05/17/2017 at 12:08 •
Well I've finished it so can finally close this project right after I've updated the details on this page.
05/04/2017 at 07:57 •
I've finished the construction. I'll put up some pictures soon and some test data. I was unsuccessful in getting the pictures off my old phone hence why there's been a lull.
Also I'e decided not to implement the charge indicator in this build as I can't decided on a suitable place to put it and I don't want to drill more holes in the box.
04/16/2017 at 23:06 •
...A door closes!
Well after a productive morning on Friday, my phone finally decided to pop its clogs and refuse point blank to charge, thus I was unable to upload any pictures.
However I have managed to complete the build on this project and it functions very well; I have managed to measure the waveform off my alternator on my landrover and the tachometer output of the alternator too.
I have parts on order to fix the other phone and hopefully it will accept charge and I can pull the remaining photos off it and show the build details and testing.
04/06/2017 at 20:37 •
So I got round to ordering a DCDC boost converter and a battery level indicator. Unfortunately i ordered the wrong battery level indicator, I order one for a 5S pack not a 1S, so I have 2 options: 1. order a new one (more expense and another month on a slow boat from china) 2. modify the one I have.
I briefly looked at the board and it appears to be based on the LM339 comparator, so am expecting just a few resistor values need changing and they are 0603 size, so not completely impossible to rework.
02/13/2017 at 13:40 •
Given it'd be nice to know what the remaining charge of my battery pack is, I found these:
They would fit nicely down the side of the batter compartment and if I removed the button and used a separate panel mount one, it would be nice and flush against the side allowing the LED's to poke cleanly through some well positioned holes.
They're cheap enough, so hardly going to break the bank when I finally tote up the final bill.
02/10/2017 at 14:02 •
So this is the setup I used to charge my batteries whilst monitoring their progress. The aim is to verify that the batteries can reach a charge round about the 8800mAh. I am assuming that some residual charge would be left in from the previous nights test and from its previous life in a laptop.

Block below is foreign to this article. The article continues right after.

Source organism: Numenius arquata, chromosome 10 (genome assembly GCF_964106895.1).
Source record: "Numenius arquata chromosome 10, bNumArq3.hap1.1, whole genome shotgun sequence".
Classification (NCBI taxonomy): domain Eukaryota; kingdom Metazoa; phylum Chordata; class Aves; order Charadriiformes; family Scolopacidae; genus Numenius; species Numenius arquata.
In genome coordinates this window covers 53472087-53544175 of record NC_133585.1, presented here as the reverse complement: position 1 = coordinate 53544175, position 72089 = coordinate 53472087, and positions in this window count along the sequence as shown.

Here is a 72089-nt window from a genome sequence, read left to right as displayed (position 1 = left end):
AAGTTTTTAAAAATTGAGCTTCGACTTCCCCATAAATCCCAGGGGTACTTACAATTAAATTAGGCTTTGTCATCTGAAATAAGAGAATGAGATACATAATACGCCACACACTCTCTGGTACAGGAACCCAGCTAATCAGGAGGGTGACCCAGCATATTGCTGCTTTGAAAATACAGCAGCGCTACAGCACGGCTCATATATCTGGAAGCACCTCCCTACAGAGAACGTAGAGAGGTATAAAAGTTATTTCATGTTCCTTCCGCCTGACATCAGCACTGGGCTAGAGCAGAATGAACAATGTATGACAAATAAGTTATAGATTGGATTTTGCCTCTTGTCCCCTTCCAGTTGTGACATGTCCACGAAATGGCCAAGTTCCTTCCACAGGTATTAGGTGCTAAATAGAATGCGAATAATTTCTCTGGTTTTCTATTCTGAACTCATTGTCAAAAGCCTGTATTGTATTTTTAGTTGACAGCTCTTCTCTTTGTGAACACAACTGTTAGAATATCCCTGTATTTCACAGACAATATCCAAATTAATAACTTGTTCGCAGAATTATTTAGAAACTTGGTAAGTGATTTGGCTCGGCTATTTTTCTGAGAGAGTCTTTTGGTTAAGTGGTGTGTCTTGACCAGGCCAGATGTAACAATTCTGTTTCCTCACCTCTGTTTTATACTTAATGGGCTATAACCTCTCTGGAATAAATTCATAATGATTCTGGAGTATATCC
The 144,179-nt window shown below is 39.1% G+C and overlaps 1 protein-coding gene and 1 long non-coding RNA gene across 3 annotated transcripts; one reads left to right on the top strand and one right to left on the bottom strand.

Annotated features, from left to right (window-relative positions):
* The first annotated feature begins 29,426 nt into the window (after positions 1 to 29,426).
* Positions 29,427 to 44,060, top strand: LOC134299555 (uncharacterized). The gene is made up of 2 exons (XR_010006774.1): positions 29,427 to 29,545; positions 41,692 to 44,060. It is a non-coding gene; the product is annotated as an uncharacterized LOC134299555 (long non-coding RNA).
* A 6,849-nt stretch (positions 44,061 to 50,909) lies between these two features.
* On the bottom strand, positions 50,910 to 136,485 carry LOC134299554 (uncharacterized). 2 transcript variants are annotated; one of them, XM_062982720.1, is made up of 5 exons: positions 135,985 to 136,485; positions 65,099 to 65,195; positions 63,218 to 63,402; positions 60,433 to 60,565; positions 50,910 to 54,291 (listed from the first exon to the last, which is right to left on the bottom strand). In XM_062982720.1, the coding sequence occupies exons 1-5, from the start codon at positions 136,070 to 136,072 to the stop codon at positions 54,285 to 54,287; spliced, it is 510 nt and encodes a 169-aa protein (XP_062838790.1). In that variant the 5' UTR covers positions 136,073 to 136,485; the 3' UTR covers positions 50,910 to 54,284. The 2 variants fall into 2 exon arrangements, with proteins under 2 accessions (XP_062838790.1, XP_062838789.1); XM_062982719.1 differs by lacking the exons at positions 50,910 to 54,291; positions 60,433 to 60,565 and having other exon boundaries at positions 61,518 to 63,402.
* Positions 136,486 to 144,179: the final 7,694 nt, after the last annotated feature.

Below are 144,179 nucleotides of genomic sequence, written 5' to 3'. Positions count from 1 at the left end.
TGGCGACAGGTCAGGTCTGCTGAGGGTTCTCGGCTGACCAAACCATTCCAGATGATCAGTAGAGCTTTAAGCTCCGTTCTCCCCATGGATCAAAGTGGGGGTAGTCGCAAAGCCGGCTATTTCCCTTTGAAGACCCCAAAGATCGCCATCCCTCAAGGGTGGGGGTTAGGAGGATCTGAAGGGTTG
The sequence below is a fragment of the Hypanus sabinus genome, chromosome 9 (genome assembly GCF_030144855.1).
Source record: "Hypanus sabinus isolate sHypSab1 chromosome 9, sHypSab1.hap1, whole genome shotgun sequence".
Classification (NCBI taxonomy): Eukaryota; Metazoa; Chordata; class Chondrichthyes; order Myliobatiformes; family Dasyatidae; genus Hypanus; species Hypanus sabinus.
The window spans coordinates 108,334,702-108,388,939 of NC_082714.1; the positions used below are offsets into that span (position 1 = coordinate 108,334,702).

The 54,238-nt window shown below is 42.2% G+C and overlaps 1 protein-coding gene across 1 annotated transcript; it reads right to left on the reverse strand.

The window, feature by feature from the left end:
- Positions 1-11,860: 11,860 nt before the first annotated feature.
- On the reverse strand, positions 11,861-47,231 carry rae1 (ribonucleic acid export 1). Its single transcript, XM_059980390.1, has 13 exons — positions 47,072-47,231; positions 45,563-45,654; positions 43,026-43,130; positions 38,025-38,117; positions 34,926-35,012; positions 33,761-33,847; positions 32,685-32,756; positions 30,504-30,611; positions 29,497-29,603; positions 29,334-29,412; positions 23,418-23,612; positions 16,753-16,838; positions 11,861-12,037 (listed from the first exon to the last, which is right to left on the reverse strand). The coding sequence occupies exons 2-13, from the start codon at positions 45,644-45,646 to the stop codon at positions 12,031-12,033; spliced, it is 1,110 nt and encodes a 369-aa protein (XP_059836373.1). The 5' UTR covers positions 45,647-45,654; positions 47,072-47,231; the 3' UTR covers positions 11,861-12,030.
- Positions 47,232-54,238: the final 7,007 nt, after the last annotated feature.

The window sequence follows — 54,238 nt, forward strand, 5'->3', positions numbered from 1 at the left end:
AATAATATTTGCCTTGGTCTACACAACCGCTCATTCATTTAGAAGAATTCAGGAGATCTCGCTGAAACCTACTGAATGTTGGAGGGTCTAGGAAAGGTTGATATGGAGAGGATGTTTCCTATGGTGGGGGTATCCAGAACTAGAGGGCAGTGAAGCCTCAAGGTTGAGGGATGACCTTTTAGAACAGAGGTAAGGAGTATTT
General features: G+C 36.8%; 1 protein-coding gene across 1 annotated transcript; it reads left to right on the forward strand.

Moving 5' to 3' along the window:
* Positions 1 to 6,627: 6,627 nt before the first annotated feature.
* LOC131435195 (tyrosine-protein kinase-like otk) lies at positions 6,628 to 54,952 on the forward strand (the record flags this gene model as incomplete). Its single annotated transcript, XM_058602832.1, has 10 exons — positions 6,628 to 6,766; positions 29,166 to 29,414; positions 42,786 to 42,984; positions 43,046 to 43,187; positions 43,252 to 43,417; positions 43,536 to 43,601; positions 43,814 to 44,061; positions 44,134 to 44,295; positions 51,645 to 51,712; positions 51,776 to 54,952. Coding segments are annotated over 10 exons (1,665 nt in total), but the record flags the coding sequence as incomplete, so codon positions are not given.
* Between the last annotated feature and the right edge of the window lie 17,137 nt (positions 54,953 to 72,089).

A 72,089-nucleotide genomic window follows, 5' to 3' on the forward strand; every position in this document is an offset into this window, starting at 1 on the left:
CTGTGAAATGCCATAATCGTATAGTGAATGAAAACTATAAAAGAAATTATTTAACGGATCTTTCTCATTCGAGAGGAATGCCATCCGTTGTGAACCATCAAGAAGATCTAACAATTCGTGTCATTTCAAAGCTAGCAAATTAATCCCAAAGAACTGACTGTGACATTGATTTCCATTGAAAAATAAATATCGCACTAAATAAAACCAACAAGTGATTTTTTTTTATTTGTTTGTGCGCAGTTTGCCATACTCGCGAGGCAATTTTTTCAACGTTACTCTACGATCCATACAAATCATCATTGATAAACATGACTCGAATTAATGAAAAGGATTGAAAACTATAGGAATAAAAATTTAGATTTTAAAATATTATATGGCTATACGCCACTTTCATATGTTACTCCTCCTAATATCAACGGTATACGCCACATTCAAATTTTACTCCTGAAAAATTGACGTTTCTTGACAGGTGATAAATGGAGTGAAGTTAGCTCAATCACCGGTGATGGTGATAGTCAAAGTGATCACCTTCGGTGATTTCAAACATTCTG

So anything between 4000-7000mAh is acceptable. I know that's a wide range but I'm taking into account of worst case (1000mAh per cell) and best realistic case given the cells age plus residual charge left over (7000mAh).
So I began charging at 8:45am at work using a linear bench supply and a DMM and basically took values at random points in the day. The setup was next to my Laptop, so some values are quite frequent whilst I've been looking for parts or reading data and quickly glanced over and entered them in the spread sheet, and others are less frequent as I've had be called away.
During a break I used work's FLIR handheld thermal camera to find out how hot the little charge board was getting. Not too hot. I also used the finger test and it seemed to be hotter than the FLIR was indicating. It was just bearable to touch, meaning it was just shy of 60 degrees Celsius. This is not a worry either, if it was any hotter I'd be considering a different type of charger (hobby charger maybe).
So After nearly 7 hours, I managed to obtain the above graph. As it can be seen, the battery voltage slowly rises to about 4.1V whilst the current remains constant at 1A-ish. It then slow reduces the current over the next 3 hours or so till it reduced to about 2mA, whilst the battery voltage didn't get above 4.3V. This proves the Charge board is working correctly to charge Li-Ion batteries - not that I ever doubted, but its a good idea to check to make sure you've not got a fake!
So to determine the rough capacity of the battery, I used the data from my spread sheet and did some rough integration using the Riemann Approximation with the current values and out popped a number: 5565mAh
This is bang where I expected it to be. So taking into account of some residual charge, a little charge from the previous test and the roughness of my calculations, I guesstimate the capacity to be in the ball park of 6000mAh. I will confirm this with a load test maybe, but to be honest that's plenty capacity for this application!
02/09/2017 at 09:12 •
Made a start on constructing the battery pack. Since I panned to use 2x 18650's in parallell I needed 2 of them that had voltages very close it each other, which meant going through my 18650 hoard: